In the same period, doctors prescribed apixaban and rivaroxaban in increasing numbers. These two medications have fewer side effects, and people generally tolerate them well.
The NHS states that people should take anticoagulant capsules and tablets once or twice a day, depending on the medication, at the same time each day.
Anticoagulants come in different strengths. A doctor or nurse will provide information regarding the correct dose.
People should take warfarin, dabigatran, and apixaban with water. A person can take edoxaban with or without food, but they should take rivaoxaban alongside food.
If a person is taking warfarin and misses a dose, they should take it as soon as they remember to do so.
However, if they miss the dose and do not remember until the following day, they should skip the missed dose and take their next dose as usual.
People should avoid taking a double dose.
For newer anticoagulants, people should do the following:
- Apixaban or dabigatran twice a day: People should take the dose as soon as they remember, as long as it is more than 6 hours before the next dose. If the next dose is less than 6 hours away, they should skip the missed dose.
- Rivaroxaban once a day: A person can take the missed dose as soon as they remember, as long as it is more than 12 hours before the next scheduled dose. Otherwise, they should skip the missed dose and take the next dose as usual.
- Edoxaban once a day: A person can take the missed dose as soon as they remember. However, if they do not remember until the next day, they should skip the missed dose. It is important that a person does not take more than one dose of edoxaban in a day.
If people take more than their prescribed dose, they should contact a medical professional for advice. This is because taking too much can increase a person’s risk of bleeding.
People taking warfarin will need regular blood tests to see how quickly the blood clots. These tests are necessary to make sure the blood does not clot too slowly or too quickly.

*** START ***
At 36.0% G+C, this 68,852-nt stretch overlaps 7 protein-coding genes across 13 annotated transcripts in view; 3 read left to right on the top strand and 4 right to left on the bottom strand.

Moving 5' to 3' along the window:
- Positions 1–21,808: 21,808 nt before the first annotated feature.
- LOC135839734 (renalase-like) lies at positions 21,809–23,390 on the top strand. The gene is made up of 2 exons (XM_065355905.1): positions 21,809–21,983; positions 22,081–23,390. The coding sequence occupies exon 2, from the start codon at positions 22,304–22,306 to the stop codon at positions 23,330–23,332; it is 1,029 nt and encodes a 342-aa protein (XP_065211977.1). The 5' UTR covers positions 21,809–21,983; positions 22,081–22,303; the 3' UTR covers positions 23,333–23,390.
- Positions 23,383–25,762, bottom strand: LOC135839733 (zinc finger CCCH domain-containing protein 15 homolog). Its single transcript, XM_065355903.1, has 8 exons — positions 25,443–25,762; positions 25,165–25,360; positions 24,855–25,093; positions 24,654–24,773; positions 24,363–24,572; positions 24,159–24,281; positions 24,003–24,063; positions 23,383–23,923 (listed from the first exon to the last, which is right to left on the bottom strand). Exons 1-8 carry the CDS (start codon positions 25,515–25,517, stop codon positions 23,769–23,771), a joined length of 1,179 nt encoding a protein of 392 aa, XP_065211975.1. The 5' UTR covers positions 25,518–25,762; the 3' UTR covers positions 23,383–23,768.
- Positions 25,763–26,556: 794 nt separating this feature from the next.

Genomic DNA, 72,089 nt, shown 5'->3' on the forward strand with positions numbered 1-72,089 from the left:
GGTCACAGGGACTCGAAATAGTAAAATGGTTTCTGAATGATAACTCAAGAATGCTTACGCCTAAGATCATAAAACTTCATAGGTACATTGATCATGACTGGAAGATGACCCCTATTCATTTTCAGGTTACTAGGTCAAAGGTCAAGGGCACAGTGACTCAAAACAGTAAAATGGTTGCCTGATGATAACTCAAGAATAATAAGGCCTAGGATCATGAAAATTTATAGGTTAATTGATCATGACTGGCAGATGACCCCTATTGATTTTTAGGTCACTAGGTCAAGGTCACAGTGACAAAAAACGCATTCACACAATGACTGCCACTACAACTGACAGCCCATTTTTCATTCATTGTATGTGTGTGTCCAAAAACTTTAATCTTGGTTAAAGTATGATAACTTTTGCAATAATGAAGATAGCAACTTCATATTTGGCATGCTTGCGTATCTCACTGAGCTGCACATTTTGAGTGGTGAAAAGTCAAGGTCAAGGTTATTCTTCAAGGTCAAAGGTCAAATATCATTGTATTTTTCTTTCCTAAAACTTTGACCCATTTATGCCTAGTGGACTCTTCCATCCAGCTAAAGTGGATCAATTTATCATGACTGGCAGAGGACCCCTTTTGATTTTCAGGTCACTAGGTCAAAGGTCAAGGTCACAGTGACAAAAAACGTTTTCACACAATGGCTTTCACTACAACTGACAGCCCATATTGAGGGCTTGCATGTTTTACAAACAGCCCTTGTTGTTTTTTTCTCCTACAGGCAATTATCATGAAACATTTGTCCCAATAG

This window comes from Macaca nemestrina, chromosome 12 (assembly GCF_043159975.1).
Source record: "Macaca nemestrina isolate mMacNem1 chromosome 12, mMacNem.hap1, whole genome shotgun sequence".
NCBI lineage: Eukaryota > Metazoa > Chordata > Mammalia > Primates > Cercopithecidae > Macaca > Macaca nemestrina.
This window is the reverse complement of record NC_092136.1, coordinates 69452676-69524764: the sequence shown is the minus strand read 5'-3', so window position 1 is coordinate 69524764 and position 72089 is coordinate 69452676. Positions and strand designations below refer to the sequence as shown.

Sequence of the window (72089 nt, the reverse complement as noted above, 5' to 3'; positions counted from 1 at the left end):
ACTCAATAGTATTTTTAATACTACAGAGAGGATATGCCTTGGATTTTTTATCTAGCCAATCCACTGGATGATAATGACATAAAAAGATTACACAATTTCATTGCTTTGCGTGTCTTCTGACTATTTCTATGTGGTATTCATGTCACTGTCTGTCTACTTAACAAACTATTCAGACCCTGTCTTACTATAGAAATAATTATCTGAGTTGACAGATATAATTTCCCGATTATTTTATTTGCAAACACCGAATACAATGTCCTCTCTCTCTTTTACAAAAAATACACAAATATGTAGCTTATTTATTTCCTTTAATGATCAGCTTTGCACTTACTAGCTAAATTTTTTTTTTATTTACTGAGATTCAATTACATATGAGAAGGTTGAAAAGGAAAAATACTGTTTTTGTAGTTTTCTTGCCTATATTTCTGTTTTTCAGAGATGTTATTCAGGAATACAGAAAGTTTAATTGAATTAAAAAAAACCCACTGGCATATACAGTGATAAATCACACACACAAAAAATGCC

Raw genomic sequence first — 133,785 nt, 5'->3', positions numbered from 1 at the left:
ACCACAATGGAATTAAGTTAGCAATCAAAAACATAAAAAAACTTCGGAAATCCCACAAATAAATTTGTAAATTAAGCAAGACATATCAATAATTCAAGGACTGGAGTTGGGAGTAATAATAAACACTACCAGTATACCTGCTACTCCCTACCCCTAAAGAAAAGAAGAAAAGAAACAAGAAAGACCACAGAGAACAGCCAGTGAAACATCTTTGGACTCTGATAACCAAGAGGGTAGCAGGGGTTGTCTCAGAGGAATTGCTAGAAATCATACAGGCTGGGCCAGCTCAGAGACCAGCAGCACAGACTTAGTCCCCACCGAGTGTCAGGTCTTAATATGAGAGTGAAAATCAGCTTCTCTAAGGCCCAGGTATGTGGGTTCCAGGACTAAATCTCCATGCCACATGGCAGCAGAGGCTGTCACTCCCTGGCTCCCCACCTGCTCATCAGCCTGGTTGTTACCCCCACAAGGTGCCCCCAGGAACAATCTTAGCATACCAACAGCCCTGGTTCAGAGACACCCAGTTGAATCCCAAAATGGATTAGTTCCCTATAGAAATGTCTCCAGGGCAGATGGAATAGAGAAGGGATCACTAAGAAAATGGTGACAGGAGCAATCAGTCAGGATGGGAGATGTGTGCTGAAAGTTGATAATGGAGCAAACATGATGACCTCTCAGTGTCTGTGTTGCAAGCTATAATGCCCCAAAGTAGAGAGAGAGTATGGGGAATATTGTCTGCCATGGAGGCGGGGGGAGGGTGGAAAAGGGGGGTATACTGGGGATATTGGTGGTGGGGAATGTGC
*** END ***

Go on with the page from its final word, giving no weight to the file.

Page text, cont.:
Initially, a person will require blood tests each day until they are taking the correct dose.
A person can undergo blood tests at the doctor’s office or use a home test. If a person wishes to use a home test, they will need training so they know how to use it.
For newer anticoagulants, such as apixaban, blood tests are not necessary. However, it is still important for a person to see a doctor every few months to ensure that they are taking the correct dose.
Anticoagulant medications can cause side effects that may lead to more serious complications.
The most common risk is excessive bleeding. A 2018 study found that in the tested population, about 75% of warfarin users experienced this effect, while 48% of those taking direct-acting oral anticoagulants experienced the effect.
Other side effects include:
Anticoagulant drugs can interact with other medications a person may be taking. Interactions can have one of two effects: They make the medication more effective, which increases bleeding risk, or they make the medication less effective, which increases the risk of clotting.
A person should speak with a doctor about the medications they are taking, including over-the-counter medications. Common medications, such as aspirin, can
Supplements and dietary changes can also
People may wish to avoid eating foods that are high in vitamin K. Alcohol and grapefruit juice can
Anticoagulants are a type of blood thinning medication to prevent blood clots. If a person has certain risk factors for clotting, these medications can help prevent serious complications, such as heart attack or stroke.
Warfarin and heparin appear to be among the anticoagulants that doctors most commonly prescribe. Apixaban, dabigatran, and rivaroxaban are newer anticoagulants.
Anticoagulant medications have a risk of causing excessive bleeding. Newer forms of these medications present less of a risk, but people who are taking these medications should still speak with a doctor before making changes to their medications or major changes to their daily diet.